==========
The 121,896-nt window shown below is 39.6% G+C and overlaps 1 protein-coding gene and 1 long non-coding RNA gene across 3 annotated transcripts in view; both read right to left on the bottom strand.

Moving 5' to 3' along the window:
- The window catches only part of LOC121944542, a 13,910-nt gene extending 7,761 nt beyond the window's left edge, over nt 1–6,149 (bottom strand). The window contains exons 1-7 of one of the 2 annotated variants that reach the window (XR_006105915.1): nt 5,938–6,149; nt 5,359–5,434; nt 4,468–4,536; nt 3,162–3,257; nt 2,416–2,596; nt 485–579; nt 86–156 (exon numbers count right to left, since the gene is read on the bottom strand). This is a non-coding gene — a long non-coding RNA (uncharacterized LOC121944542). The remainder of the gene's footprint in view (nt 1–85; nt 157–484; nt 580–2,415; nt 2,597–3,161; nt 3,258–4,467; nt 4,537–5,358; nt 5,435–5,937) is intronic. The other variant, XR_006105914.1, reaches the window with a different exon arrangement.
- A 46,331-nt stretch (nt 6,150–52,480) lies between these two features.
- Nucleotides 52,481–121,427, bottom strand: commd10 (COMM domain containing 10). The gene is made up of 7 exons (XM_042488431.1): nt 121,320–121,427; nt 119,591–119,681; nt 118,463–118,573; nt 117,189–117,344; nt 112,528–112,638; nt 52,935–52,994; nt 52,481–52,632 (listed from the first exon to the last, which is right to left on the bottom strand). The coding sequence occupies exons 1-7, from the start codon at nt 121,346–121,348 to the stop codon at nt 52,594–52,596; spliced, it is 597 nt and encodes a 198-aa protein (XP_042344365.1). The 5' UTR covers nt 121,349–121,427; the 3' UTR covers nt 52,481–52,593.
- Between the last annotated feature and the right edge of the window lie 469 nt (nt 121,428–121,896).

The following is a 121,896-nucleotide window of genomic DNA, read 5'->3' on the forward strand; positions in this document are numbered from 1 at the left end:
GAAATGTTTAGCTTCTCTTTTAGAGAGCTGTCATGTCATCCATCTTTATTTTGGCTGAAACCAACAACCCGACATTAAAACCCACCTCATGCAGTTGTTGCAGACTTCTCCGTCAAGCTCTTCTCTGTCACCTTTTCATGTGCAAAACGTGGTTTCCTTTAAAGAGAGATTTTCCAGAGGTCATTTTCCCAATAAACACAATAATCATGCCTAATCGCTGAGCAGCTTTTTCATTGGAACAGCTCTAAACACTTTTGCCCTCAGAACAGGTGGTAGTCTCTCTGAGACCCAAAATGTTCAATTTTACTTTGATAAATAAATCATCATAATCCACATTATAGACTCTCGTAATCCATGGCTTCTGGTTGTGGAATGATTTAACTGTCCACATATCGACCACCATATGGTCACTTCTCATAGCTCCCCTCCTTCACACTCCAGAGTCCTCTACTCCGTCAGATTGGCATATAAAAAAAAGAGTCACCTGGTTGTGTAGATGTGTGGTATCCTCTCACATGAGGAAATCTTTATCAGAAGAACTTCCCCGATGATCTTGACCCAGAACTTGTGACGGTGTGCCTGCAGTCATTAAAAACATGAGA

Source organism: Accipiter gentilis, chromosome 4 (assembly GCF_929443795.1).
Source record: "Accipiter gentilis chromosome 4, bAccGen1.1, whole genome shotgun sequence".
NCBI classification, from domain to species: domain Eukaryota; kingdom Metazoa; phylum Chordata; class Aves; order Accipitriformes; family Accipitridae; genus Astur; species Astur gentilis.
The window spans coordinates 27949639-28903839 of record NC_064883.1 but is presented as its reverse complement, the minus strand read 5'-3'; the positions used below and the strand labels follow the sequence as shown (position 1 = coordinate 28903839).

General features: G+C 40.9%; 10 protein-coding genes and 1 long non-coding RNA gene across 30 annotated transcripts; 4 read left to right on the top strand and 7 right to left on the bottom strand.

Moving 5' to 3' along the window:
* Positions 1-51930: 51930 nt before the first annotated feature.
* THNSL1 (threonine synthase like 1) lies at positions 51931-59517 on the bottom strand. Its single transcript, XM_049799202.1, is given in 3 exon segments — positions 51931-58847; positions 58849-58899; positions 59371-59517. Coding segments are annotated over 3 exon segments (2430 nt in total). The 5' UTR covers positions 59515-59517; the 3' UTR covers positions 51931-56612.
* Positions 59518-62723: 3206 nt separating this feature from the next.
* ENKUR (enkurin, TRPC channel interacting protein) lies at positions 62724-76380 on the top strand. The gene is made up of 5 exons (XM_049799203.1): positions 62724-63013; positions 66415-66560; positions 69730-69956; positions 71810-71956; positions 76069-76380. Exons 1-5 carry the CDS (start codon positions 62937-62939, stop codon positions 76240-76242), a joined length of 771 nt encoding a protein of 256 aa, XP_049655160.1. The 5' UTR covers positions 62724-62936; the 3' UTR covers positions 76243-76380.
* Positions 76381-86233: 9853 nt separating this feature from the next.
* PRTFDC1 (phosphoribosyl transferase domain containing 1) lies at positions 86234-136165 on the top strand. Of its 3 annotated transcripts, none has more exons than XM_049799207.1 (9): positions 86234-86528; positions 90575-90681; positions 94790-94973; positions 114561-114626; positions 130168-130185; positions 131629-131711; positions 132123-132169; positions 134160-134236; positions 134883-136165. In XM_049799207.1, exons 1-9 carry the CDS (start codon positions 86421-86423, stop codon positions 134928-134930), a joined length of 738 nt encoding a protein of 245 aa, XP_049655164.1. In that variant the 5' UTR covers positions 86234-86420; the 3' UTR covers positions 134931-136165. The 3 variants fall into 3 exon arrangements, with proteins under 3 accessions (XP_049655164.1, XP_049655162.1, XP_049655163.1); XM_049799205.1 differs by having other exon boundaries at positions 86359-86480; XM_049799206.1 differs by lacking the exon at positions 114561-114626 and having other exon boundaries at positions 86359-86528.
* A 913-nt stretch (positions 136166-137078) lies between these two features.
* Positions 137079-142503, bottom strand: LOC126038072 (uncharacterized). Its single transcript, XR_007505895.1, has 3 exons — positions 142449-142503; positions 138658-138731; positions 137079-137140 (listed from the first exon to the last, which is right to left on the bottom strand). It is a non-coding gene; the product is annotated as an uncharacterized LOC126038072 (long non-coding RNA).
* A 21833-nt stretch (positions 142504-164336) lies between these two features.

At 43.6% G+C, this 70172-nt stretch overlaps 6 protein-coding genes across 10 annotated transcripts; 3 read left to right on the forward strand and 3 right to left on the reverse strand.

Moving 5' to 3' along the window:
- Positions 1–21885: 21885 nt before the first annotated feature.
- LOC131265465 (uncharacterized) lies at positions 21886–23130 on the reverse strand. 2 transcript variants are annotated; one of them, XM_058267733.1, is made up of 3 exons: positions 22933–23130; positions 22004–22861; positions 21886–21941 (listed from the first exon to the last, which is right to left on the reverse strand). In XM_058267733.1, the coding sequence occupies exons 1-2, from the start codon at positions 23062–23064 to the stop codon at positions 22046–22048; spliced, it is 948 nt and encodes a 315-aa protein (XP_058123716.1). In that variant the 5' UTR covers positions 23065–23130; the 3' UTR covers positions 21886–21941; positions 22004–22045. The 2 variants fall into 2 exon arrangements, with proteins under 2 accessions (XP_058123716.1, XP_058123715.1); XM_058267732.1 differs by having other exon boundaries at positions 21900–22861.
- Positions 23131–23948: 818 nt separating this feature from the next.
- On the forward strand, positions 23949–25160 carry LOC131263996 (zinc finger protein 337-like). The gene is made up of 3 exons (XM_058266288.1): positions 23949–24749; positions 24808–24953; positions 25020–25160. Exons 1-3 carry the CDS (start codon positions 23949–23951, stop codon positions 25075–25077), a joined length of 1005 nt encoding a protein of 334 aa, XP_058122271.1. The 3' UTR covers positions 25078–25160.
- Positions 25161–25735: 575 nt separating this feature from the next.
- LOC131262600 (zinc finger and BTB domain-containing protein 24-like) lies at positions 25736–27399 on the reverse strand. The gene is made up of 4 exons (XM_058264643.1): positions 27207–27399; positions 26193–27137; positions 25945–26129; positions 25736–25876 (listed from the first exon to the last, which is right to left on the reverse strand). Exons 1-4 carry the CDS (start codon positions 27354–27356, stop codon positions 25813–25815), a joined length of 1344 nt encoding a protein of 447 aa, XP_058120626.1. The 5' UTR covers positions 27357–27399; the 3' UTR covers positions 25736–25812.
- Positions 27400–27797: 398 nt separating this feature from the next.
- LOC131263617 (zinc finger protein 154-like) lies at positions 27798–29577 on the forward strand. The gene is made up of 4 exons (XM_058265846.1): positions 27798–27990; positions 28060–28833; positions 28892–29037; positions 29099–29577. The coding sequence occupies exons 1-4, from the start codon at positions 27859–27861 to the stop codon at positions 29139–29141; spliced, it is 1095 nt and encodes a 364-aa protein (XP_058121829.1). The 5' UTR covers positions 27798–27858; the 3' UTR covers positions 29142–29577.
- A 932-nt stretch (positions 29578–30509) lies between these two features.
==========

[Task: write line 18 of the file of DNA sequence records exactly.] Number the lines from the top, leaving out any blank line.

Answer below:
* ENKUR (enkurin, TRPC channel interacting protein) lies at positions 62724-76380 on the top strand. The gene is made up of 5 exons (XM_049799203.1): positions 62724-63013; positions 66415-66560; positions 69730-69956; positions 71810-71956; positions 76069-76380. Exons 1-5 carry the CDS (start codon positions 62937-62939, stop codon positions 76240-76242), a joined length of 771 nt encoding a protein of 256 aa, XP_049655160.1. The 5' UTR covers positions 62724-62936; the 3' UTR covers positions 76243-76380.